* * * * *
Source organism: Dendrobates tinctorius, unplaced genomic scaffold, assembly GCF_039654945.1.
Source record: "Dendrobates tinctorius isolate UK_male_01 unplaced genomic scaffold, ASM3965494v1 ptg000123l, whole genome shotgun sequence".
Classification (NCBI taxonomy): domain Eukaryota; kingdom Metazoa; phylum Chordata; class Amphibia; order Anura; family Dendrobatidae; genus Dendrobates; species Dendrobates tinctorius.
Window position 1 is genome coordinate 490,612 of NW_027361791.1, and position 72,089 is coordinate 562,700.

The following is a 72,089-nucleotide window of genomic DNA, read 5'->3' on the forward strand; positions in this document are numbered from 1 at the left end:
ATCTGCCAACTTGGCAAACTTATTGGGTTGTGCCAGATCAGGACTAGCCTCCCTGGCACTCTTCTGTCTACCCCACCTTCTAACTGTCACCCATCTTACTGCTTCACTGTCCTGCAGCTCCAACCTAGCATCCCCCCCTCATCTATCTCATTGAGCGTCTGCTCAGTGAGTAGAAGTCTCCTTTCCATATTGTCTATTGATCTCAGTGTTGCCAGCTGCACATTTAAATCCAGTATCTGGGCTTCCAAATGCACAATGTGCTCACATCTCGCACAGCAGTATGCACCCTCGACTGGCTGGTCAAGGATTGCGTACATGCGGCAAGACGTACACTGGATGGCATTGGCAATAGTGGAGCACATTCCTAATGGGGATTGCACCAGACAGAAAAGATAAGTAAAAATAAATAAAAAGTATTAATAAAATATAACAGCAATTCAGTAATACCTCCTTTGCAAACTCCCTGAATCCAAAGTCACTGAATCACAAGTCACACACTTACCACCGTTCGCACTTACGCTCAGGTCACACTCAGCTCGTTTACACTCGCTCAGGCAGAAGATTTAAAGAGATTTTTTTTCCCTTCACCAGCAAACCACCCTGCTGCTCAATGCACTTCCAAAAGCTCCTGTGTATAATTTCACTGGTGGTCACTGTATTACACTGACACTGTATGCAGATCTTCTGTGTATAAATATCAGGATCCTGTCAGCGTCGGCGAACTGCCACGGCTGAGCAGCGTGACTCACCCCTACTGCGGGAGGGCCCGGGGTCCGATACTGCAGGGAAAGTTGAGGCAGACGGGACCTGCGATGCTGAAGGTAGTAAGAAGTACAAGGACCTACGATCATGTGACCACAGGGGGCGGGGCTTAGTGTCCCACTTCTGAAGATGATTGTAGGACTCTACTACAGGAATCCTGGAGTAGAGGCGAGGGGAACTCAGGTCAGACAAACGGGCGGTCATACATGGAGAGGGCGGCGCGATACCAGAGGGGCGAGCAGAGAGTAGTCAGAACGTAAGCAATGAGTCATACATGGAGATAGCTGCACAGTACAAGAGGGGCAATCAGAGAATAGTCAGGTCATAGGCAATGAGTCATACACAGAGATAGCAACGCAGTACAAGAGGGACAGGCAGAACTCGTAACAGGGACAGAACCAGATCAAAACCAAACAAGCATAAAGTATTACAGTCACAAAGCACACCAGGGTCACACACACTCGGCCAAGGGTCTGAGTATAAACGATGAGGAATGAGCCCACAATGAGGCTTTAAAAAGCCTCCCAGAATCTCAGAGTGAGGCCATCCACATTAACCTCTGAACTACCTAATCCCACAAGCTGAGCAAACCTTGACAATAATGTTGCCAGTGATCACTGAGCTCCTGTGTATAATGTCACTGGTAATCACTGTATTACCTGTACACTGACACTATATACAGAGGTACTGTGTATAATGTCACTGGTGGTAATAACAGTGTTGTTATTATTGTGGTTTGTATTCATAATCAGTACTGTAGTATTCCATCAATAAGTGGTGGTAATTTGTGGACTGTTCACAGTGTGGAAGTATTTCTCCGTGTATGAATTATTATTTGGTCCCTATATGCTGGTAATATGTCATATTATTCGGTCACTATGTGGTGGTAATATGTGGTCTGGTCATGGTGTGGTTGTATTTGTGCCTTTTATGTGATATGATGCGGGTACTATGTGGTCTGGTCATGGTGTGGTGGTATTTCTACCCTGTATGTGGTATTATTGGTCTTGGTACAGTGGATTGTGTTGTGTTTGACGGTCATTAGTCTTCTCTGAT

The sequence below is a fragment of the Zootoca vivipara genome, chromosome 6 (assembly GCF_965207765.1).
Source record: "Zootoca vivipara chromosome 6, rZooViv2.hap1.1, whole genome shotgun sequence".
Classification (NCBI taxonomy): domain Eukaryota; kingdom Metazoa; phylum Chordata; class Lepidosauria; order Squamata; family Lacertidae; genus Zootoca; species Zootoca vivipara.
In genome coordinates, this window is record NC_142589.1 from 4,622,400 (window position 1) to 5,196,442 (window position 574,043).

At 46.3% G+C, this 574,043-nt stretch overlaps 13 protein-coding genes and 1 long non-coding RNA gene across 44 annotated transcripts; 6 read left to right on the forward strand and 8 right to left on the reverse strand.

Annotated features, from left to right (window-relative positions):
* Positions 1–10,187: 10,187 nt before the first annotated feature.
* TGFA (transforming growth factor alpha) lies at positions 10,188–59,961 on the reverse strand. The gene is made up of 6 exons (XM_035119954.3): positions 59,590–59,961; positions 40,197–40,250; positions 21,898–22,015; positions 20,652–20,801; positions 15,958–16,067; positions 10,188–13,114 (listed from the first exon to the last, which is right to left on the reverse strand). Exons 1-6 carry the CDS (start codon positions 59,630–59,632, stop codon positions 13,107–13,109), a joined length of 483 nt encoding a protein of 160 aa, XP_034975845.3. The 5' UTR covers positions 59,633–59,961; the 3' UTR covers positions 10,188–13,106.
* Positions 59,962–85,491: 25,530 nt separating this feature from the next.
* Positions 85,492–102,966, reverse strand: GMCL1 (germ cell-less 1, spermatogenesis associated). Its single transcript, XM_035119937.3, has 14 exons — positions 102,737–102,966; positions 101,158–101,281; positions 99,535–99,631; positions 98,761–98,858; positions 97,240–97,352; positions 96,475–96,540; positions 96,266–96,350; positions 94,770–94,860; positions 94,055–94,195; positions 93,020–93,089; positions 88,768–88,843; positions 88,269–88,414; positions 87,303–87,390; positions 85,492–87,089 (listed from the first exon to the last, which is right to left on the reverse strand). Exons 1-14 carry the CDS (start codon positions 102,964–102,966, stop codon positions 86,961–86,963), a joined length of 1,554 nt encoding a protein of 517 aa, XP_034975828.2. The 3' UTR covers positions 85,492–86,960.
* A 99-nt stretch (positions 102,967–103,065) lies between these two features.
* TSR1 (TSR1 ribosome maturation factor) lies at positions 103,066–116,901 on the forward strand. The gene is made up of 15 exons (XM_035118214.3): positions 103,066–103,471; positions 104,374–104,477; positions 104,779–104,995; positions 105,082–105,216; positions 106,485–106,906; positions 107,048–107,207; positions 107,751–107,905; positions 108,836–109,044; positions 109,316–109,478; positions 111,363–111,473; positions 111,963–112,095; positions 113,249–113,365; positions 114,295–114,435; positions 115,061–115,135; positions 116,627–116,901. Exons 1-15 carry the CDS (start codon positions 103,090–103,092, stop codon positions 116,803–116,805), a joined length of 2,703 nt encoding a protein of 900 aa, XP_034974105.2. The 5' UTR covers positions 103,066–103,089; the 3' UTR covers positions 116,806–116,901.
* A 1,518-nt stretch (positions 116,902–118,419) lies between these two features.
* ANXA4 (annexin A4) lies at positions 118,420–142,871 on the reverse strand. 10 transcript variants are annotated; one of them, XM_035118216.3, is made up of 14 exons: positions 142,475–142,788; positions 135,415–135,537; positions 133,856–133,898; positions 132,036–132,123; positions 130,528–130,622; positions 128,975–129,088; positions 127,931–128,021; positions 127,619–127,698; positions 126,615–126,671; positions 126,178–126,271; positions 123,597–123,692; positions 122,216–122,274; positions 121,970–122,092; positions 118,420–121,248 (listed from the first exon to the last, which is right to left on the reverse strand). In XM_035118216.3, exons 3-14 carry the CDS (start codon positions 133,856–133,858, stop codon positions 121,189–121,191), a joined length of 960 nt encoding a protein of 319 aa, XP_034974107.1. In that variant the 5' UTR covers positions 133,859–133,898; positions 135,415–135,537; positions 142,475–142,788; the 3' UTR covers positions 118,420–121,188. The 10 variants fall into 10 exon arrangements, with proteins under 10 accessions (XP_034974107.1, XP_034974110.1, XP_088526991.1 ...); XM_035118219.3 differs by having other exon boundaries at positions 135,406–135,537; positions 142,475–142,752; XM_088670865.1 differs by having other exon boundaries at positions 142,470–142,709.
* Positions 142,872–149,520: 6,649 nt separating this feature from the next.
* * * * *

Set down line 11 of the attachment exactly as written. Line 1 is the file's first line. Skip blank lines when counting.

At 46.3% G+C, this 574,043-nt stretch overlaps 13 protein-coding genes and 1 long non-coding RNA gene across 44 annotated transcripts; 6 read left to right on the forward strand and 8 right to left on the reverse strand.